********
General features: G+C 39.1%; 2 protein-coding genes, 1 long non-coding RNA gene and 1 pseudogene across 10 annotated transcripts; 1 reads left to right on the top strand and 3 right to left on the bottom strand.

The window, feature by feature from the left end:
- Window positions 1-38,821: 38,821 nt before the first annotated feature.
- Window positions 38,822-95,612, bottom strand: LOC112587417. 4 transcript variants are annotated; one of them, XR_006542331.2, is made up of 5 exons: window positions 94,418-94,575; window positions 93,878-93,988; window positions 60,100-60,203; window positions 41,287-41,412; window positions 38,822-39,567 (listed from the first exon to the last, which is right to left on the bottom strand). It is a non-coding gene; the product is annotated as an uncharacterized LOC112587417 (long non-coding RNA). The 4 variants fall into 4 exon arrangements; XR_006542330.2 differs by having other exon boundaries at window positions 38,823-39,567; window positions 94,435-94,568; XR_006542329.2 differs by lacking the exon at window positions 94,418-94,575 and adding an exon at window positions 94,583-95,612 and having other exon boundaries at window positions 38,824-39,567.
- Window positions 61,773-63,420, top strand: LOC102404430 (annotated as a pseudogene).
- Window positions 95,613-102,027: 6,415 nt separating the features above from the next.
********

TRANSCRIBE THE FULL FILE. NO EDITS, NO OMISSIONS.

General features: G+C 39.1%; 2 protein-coding genes, 1 long non-coding RNA gene and 1 pseudogene across 10 annotated transcripts; 1 reads left to right on the top strand and 3 right to left on the bottom strand.

The window, feature by feature from the left end:
- Window positions 1-38,821: 38,821 nt before the first annotated feature.
- Window positions 38,822-95,612, bottom strand: LOC112587417. 4 transcript variants are annotated; one of them, XR_006542331.2, is made up of 5 exons: window positions 94,418-94,575; window positions 93,878-93,988; window positions 60,100-60,203; window positions 41,287-41,412; window positions 38,822-39,567 (listed from the first exon to the last, which is right to left on the bottom strand). It is a non-coding gene; the product is annotated as an uncharacterized LOC112587417 (long non-coding RNA). The 4 variants fall into 4 exon arrangements; XR_006542330.2 differs by having other exon boundaries at window positions 38,823-39,567; window positions 94,435-94,568; XR_006542329.2 differs by lacking the exon at window positions 94,418-94,575 and adding an exon at window positions 94,583-95,612 and having other exon boundaries at window positions 38,824-39,567.
- Window positions 61,773-63,420, top strand: LOC102404430 (annotated as a pseudogene).
- Window positions 95,613-102,027: 6,415 nt separating the features above from the next.